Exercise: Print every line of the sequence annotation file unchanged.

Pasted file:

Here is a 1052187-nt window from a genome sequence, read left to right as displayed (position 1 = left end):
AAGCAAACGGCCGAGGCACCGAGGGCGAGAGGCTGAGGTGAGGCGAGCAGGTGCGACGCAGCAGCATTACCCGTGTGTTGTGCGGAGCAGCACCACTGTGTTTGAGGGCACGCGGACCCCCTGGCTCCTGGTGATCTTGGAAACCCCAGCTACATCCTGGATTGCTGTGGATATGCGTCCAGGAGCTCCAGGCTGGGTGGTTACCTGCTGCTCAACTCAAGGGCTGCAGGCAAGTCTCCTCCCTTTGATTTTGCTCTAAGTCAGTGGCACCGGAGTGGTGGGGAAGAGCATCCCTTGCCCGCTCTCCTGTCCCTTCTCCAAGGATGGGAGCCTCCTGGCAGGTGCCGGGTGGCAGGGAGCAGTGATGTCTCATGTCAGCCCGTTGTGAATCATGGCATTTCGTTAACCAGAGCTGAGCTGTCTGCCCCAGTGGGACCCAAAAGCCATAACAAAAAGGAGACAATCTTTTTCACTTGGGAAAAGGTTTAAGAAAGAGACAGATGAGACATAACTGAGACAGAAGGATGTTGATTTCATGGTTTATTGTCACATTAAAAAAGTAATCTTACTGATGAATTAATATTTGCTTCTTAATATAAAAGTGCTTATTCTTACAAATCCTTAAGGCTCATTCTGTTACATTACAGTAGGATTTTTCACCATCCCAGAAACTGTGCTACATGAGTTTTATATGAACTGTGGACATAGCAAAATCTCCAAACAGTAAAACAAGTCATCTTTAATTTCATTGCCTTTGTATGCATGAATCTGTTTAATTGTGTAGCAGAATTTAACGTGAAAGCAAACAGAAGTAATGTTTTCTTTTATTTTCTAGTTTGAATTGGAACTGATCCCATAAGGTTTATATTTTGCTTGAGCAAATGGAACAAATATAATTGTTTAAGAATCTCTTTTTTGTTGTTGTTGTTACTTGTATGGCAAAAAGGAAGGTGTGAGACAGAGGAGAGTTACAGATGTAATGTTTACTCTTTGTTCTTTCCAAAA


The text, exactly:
Here is a 1052187-nt window from a genome sequence, read left to right as displayed (position 1 = left end):
AAGCAAACGGCCGAGGCACCGAGGGCGAGAGGCTGAGGTGAGGCGAGCAGGTGCGACGCAGCAGCATTACCCGTGTGTTGTGCGGAGCAGCACCACTGTGTTTGAGGGCACGCGGACCCCCTGGCTCCTGGTGATCTTGGAAACCCCAGCTACATCCTGGATTGCTGTGGATATGCGTCCAGGAGCTCCAGGCTGGGTGGTTACCTGCTGCTCAACTCAAGGGCTGCAGGCAAGTCTCCTCCCTTTGATTTTGCTCTAAGTCAGTGGCACCGGAGTGGTGGGGAAGAGCATCCCTTGCCCGCTCTCCTGTCCCTTCTCCAAGGATGGGAGCCTCCTGGCAGGTGCCGGGTGGCAGGGAGCAGTGATGTCTCATGTCAGCCCGTTGTGAATCATGGCATTTCGTTAACCAGAGCTGAGCTGTCTGCCCCAGTGGGACCCAAAAGCCATAACAAAAAGGAGACAATCTTTTTCACTTGGGAAAAGGTTTAAGAAAGAGACAGATGAGACATAACTGAGACAGAAGGATGTTGATTTCATGGTTTATTGTCACATTAAAAAAGTAATCTTACTGATGAATTAATATTTGCTTCTTAATATAAAAGTGCTTATTCTTACAAATCCTTAAGGCTCATTCTGTTACATTACAGTAGGATTTTTCACCATCCCAGAAACTGTGCTACATGAGTTTTATATGAACTGTGGACATAGCAAAATCTCCAAACAGTAAAACAAGTCATCTTTAATTTCATTGCCTTTGTATGCATGAATCTGTTTAATTGTGTAGCAGAATTTAACGTGAAAGCAAACAGAAGTAATGTTTTCTTTTATTTTCTAGTTTGAATTGGAACTGATCCCATAAGGTTTATATTTTGCTTGAGCAAATGGAACAAATATAATTGTTTAAGAATCTCTTTTTTGTTGTTGTTGTTACTTGTATGGCAAAAAGGAAGGTGTGAGACAGAGGAGAGTTACAGATGTAATGTTTACTCTTTGTTCTTTCCAAAA